A practical blueprint for fixing marriages.




A licensed clinical social worker and marriage counselor offers a helpful guide on “attachment-based” couples’ therapy and how to find the right therapist.

In this no-nonsense marriage repair manual, debut author Miller draws on his own marriage and years of counseling others. According to Miller, “Choosing the wrong kind of therapy…is the fastest way to send your relationship into a downward spiral.” However, Miller offers good news: if you choose the right therapist and the best therapy for your needs, “you and your partner stand a good chance of benefitting tremendously.” The author examines the experiences of real couples during counseling via various therapeutic approaches. For example, he discusses Jack and Irene’s frustration during their initial round of counseling. The couple chose a therapist practicing cognitive behavioral therapy, which minimizes the role of feelings in a relationship. But after hitting a wall, Jack and Irene came to Miller and found success with his attachment-based therapy. According to Miller, CBT often fails because it tries to fix aspects of a couple’s relationship without “understanding the root cause of their problems.” Trying to ignore feelings or fake an attachment are poor coping techniques because, he writes, “New science about the brain says that whether we recognize it consciously or not, feelings are always involved in our behavior.” In Chapter 3, Miller lays out the fundamentals of attachment-based couples’ therapy and devotes a chapter each to the three principal methodologies: Imago, Gottman Method, and Emotionally Focused Therapy. The book’s final section addresses practical issues, including the cost of therapy, how to find the right therapist, and the value of premarital counseling, sex therapy, and relationship coaching. Interested readers will find that Miller’s easy-to-read guide is well-organized and practical. Couples looking to hit the ground running will appreciate that his advice is mostly devoid of counseling jargon. He makes it easy to understand the various therapeutic techniques by allowing readers to listen in on dialogue between counselor and couple sprinkled with hopeful notes of encouragement.

A practical blueprint for fixing marriages.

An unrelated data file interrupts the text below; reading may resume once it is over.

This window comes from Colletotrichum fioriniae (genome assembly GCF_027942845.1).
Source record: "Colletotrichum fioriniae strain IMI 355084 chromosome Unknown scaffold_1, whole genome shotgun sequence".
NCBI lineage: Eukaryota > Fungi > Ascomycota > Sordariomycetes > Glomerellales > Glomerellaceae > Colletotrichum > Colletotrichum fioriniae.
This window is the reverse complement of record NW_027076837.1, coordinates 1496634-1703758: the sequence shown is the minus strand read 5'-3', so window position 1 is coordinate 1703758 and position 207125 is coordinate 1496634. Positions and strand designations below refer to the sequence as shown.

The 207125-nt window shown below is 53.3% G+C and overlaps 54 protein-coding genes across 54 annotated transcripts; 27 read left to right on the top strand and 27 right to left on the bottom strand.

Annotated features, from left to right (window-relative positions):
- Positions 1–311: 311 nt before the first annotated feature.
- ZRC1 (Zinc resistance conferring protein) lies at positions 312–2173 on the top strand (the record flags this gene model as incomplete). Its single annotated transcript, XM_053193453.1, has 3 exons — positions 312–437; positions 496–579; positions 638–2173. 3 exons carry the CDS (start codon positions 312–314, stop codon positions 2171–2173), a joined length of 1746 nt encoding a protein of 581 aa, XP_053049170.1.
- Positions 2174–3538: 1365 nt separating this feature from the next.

Pub Date: Feb. 2, 2015

ISBN: 978-0-9909169-3-2

Page Count: 304

Publisher: Love Good Press

Review Posted Online: May 24, 2015

Kirkus Reviews Issue: July 15, 2015

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Stricter than, say, Bergen Evans or W3 ("disinterested" means impartial — period), Strunk is in the last analysis...



Privately published by Strunk of Cornell in 1918 and revised by his student E. B. White in 1959, that "little book" is back again with more White updatings.

Stricter than, say, Bergen Evans or W3 ("disinterested" means impartial — period), Strunk is in the last analysis (whoops — "A bankrupt expression") a unique guide (which means "without like or equal").

Pub Date: May 15, 1972

ISBN: 0205632645

Page Count: 105

Publisher: Macmillan

Review Posted Online: Oct. 28, 2011

Kirkus Reviews Issue: May 1, 1972

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Analyzing his craft, a careful craftsman urges with Thoreauvian conviction that writers should simplify, simplify, simplify.


New York Times columnist and editorial board member delivers a slim book for aspiring writers, offering saws and sense, wisdom and waggery, biases and biting sarcasm.

Klinkenborg (Timothy; or, Notes of an Abject Reptile, 2006), who’s taught for decades, endeavors to keep things simple in his prose, and he urges other writers to do the same. (Note: He despises abuses of the word as, as he continually reminds readers.) In the early sections, the author ignores traditional paragraphing so that the text resembles a long free-verse poem. He urges readers to use short, clear sentences and to make sure each one is healthy before moving on; notes that it’s acceptable to start sentences with and and but; sees benefits in diagramming sentences; stresses that all writing is revision; periodically blasts the formulaic writing that many (most?) students learn in school; argues that knowing where you’re headed before you begin might be good for a vacation, but not for a piece of writing; and believes that writers must trust readers more, and trust themselves. Most of Klinkenborg’s advice is neither radical nor especially profound (“Turn to the poets. / Learn from them”), and the text suffers from a corrosive fallacy: that if his strategies work for him they will work for all. The final fifth of the text includes some passages from writers he admires (McPhee, Oates, Cheever) and some of his students’ awkward sentences, which he treats analytically but sometimes with a surprising sarcasm that veers near meanness. He includes examples of students’ dangling modifiers, malapropisms, errors of pronoun agreement, wordiness and other mistakes.

Analyzing his craft, a careful craftsman urges with Thoreauvian conviction that writers should simplify, simplify, simplify.

Pub Date: Aug. 7, 2012

ISBN: 978-0-307-26634-7

Page Count: 224

Publisher: Knopf

Review Posted Online: May 14, 2012

Kirkus Reviews Issue: June 15, 2012

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